Esquire.com: It’s been 40 years for Judas Priest this year.
Rob Halford: Yeah! In 1974 we released our first record, Rocka Rolla, and that just seems like yesterday. I think many people in showbiz will tell you that some of their strongest recollections are from the beginning, because if you’re lucky enough to be successful, that brings all this extra peripheral stuff and it gets kind of lost in time. But you always remember the early moments: the first record we ever made, the first time we came to America, things like that.
ESQ: And now, is Judas Priest still relevant, and if so, why?
RH: I think you have to really find yourself, as a musician, from record to record. You’ve probably heard a lot of people say, “You’re only as good as the last thing you did.” I think there’s some truth in that. This is our 17th record, 50 million records later, but we still feel as — I was going to say incomplete, but that’s not the right word. You’re searching, you’re constantly searching for the next thing you’re trying to achieve, and I think that your relevance comes from being able to prove your ability. Then your relevance connects to the people who support you, your fans, but it also goes through the cobweb of the music industry, so you’re touching other bands who consider your relevance or managers who consider your relevance, or the labels that consider your relevance. So it’s a very intertwined situation. So I think after all of that you decide you’re relevant for lots of different things. My relevance as a singer in a heavy metal band is based around purely what I’m doing with this new release, Redeemer of Souls.
ESQ: You love basketball?
ESQ: Do you have a favorite team?
RH: Well, I’ve still got my house in Phoenix, so I’m a Phoenix Suns fan. It’s been difficult for the team for the last few seasons, but I think we’ve got something very strong growing there and I think that next season is going to be spectacular. However, I also have my lucky San Antonio Spurs shirt and I was wearing that the day that they beat Miami. So I’m a Suns fan first, then I veer a little bit to the Lakers occasionally, but then the San Antonio Spurs. But yeah, I love it. And it’s only because I’ve spent so much time in America now that I learned to love the game. It’s such an exciting game. I love the way that one second can seem like an eternity. There’s one second on the clock and somehow somebody can pass the ball to two or three guys and they can get it in the hoop as long as it leaves their hands. The buzzer might have gone off, but as long as it left your hands it’s still going to count. It’s extraordinarily exciting!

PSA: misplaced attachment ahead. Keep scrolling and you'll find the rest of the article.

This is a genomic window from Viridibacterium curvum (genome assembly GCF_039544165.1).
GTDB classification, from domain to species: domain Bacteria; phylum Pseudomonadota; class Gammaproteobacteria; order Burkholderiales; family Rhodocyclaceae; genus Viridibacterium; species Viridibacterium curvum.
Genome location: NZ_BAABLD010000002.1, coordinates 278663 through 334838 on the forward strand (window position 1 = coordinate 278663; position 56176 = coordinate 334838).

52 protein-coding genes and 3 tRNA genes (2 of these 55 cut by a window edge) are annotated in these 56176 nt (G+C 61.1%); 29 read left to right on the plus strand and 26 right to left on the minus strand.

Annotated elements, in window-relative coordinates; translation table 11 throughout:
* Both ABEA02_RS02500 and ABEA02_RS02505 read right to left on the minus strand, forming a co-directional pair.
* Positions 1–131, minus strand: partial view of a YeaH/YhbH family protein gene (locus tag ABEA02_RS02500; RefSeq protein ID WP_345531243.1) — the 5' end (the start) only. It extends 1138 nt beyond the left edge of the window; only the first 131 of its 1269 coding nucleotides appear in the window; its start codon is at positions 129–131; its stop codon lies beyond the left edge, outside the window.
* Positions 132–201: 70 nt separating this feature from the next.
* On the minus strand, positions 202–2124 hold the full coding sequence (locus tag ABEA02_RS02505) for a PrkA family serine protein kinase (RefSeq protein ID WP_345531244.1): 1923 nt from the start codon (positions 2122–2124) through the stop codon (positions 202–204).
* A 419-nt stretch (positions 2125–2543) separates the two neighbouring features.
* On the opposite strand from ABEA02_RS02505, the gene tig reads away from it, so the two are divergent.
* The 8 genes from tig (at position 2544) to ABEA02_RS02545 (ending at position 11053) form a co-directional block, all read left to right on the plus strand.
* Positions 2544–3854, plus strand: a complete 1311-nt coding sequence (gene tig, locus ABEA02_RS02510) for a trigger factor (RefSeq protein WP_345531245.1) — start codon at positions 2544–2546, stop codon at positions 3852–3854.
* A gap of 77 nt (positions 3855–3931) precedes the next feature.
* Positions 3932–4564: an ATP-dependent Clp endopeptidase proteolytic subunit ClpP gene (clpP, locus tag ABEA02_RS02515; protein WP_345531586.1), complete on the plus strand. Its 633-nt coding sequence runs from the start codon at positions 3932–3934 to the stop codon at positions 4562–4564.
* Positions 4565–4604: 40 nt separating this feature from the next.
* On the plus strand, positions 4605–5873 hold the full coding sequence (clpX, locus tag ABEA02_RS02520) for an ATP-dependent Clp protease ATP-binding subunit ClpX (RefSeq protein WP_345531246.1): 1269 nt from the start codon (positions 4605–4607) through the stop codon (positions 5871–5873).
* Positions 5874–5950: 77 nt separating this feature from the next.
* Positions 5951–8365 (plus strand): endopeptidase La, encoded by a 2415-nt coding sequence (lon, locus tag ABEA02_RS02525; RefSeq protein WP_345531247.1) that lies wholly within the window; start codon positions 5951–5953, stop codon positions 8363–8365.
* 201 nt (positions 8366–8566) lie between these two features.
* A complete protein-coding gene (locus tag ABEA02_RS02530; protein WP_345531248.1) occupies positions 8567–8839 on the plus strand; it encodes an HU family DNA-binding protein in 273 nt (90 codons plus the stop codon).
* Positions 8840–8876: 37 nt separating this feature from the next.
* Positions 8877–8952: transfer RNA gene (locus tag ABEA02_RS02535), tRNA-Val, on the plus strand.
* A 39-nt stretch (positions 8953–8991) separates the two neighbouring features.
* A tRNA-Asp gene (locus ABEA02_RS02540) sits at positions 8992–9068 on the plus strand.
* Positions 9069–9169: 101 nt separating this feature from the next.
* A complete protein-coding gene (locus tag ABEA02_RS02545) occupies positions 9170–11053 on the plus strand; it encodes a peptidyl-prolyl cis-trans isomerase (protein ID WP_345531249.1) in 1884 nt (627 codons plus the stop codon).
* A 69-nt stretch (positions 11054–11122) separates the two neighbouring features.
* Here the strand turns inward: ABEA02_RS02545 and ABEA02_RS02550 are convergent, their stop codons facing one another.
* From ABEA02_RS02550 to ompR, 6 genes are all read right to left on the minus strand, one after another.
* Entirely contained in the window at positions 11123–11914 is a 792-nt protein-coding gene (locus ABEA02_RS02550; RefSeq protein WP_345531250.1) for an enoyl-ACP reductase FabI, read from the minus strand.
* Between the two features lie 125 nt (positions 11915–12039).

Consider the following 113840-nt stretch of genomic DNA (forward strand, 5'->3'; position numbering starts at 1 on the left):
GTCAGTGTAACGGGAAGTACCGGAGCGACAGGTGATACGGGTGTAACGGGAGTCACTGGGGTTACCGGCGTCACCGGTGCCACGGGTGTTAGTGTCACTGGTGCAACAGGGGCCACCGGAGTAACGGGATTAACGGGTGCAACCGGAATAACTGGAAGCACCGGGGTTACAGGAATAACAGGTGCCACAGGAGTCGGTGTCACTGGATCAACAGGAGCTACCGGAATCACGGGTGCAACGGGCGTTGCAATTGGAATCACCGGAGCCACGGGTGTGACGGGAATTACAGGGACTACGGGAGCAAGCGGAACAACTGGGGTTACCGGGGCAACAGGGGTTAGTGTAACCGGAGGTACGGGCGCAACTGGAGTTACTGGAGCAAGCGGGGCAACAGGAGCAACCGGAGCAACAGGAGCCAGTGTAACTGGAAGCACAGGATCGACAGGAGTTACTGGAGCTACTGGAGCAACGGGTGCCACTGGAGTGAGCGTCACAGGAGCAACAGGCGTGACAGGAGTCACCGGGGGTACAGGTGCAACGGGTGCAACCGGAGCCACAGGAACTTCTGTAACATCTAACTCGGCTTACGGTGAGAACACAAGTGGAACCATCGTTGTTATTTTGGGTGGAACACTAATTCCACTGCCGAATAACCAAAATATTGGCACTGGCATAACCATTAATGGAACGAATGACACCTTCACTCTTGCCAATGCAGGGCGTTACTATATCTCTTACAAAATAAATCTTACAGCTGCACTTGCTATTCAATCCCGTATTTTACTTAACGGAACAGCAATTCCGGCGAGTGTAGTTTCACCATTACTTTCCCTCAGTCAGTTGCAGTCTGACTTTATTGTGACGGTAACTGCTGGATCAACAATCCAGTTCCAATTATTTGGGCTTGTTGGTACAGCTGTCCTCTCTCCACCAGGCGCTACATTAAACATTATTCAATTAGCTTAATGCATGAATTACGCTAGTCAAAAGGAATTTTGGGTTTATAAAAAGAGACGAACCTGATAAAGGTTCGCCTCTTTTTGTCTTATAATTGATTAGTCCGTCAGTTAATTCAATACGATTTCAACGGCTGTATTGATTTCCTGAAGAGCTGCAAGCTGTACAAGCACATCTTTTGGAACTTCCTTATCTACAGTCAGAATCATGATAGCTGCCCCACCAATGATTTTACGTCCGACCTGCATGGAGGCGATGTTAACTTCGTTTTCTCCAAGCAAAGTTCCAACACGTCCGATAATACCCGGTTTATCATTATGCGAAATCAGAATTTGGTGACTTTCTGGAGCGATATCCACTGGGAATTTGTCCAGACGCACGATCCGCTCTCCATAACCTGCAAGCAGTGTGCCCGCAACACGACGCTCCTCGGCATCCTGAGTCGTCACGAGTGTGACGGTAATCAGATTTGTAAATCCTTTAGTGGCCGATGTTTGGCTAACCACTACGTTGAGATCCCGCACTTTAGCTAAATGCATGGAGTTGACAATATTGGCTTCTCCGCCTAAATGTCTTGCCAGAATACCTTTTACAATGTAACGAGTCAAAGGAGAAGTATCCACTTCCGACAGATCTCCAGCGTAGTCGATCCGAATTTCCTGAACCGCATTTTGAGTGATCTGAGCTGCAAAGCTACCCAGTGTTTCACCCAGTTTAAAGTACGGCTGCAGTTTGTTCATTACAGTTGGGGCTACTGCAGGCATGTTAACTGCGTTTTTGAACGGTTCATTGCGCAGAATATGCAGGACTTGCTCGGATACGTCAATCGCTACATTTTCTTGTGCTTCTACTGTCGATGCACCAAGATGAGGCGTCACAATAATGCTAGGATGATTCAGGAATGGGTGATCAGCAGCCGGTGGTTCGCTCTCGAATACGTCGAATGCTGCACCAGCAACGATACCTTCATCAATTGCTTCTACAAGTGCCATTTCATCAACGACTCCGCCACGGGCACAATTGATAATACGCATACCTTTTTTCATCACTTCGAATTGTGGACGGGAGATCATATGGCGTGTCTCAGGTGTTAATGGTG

ESQ: You played with Priest on American Idol. Was that a good thing for the group?
RH: Yeah. You know, a lot of our fans went, “Boo!” [Laughs] But a lot of our fans went, “Yeah! Priest on American Idol!” You’re in the homes of 30 million Americans, the vast majority probably haven’t got a clue about Judas Priest, but to be able to go on and do those two songs was just amazing. I think we’re the only metal band ever, to the best of my knowledge, to play American Idol. And it’s a great show. All the “boo-hoo” people can leave.
ESQ: Judas Priest, the band… Everyone’s been kind of private, in a way.
RH: Yes, we’re extremely private. Except for me! It’s always the gay ones that are screaming and blaming everybody else! [Laughs]
ESQ: How do you guys maintain that in the age of the Internet and social media, when everything is out there now?
RH: It’s a very good question, and it’s basically trust and respect for each. I would never say anything about Glenn, even about the music to a certain respect. But as far as the dirty laundry that some bands are very, very open about displaying, the most important thing for Priest is the music. We really treasure it. And I’m only speaking for myself, but once you get beyond that and you get deeper, digging in the dirt, it can really dilute what you’re about and what you’re trying to be with your music. So we’re very, very protective of that. We’ve also been fortunate in that we’re surrounded by people outside of the band who are very protective of us as well. You get these tell-all book from agents and managers that don’t really know the truth: We’ve been lucky. We’re constantly asked if we’re going to do a book. Well, it seems the only way you can get a book to be successful is to dig up the dirt, and I don’t want to do that, personally. I think it’s also part of the magic and mystery of the band, isn’t it? In today’s world, everybody knows what everybody’s doing. It’s all in one ear and out the other and doesn’t have any value. So for us, it’s about keeping the privacy and the mystique. The band is called Judas Priest and this is our music.
Read more at Esquire.